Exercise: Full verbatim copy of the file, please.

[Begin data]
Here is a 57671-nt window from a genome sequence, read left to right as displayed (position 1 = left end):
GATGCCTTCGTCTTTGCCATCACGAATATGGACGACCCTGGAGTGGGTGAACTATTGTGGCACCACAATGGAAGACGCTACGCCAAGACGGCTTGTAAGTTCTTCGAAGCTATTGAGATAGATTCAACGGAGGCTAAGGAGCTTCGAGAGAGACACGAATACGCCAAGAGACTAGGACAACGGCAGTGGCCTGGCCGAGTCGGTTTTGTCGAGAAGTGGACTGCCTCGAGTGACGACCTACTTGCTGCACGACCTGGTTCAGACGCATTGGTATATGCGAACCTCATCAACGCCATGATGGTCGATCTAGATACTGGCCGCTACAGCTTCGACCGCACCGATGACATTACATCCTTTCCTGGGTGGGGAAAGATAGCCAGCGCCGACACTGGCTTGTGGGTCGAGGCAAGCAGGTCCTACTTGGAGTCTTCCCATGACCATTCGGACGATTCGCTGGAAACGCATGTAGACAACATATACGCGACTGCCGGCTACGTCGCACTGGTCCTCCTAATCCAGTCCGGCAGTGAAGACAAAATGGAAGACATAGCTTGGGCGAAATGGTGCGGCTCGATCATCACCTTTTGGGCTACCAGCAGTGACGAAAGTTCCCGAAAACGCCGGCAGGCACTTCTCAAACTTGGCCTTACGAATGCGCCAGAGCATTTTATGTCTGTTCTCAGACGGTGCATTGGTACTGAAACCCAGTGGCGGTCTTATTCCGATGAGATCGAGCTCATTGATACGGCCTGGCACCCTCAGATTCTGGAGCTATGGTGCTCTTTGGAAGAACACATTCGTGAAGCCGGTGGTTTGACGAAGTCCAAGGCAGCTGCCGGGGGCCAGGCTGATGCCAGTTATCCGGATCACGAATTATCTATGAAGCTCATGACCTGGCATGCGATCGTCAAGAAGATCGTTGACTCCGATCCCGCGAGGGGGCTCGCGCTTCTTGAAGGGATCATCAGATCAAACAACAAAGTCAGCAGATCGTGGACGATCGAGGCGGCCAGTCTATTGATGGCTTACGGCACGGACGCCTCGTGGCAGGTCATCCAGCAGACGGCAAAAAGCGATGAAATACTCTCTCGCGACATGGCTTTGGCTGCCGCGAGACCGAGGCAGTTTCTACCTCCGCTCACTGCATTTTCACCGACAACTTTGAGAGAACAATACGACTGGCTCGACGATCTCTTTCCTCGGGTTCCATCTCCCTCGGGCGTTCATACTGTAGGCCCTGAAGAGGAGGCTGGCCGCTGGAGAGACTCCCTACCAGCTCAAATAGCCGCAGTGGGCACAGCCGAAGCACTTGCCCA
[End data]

Here is a 57671-nt window from a genome sequence, read left to right as displayed (position 1 = left end):
GATGCCTTCGTCTTTGCCATCACGAATATGGACGACCCTGGAGTGGGTGAACTATTGTGGCACCACAATGGAAGACGCTACGCCAAGACGGCTTGTAAGTTCTTCGAAGCTATTGAGATAGATTCAACGGAGGCTAAGGAGCTTCGAGAGAGACACGAATACGCCAAGAGACTAGGACAACGGCAGTGGCCTGGCCGAGTCGGTTTTGTCGAGAAGTGGACTGCCTCGAGTGACGACCTACTTGCTGCACGACCTGGTTCAGACGCATTGGTATATGCGAACCTCATCAACGCCATGATGGTCGATCTAGATACTGGCCGCTACAGCTTCGACCGCACCGATGACATTACATCCTTTCCTGGGTGGGGAAAGATAGCCAGCGCCGACACTGGCTTGTGGGTCGAGGCAAGCAGGTCCTACTTGGAGTCTTCCCATGACCATTCGGACGATTCGCTGGAAACGCATGTAGACAACATATACGCGACTGCCGGCTACGTCGCACTGGTCCTCCTAATCCAGTCCGGCAGTGAAGACAAAATGGAAGACATAGCTTGGGCGAAATGGTGCGGCTCGATCATCACCTTTTGGGCTACCAGCAGTGACGAAAGTTCCCGAAAACGCCGGCAGGCACTTCTCAAACTTGGCCTTACGAATGCGCCAGAGCATTTTATGTCTGTTCTCAGACGGTGCATTGGTACTGAAACCCAGTGGCGGTCTTATTCCGATGAGATCGAGCTCATTGATACGGCCTGGCACCCTCAGATTCTGGAGCTATGGTGCTCTTTGGAAGAACACATTCGTGAAGCCGGTGGTTTGACGAAGTCCAAGGCAGCTGCCGGGGGCCAGGCTGATGCCAGTTATCCGGATCACGAATTATCTATGAAGCTCATGACCTGGCATGCGATCGTCAAGAAGATCGTTGACTCCGATCCCGCGAGGGGGCTCGCGCTTCTTGAAGGGATCATCAGATCAAACAACAAAGTCAGCAGATCGTGGACGATCGAGGCGGCCAGTCTATTGATGGCTTACGGCACGGACGCCTCGTGGCAGGTCATCCAGCAGACGGCAAAAAGCGATGAAATACTCTCTCGCGACATGGCTTTGGCTGCCGCGAGACCGAGGCAGTTTCTACCTCCGCTCACTGCATTTTCACCGACAACTTTGAGAGAACAATACGACTGGCTCGACGATCTCTTTCCTCGGGTTCCATCTCCCTCGGGCGTTCATACTGTAGGCCCTGAAGAGGAGGCTGGCCGCTGGAGAGACTCCCTACCAGCTCAAATAGCCGCAGTGGGCACAGCCGAAGCACTTGCCCA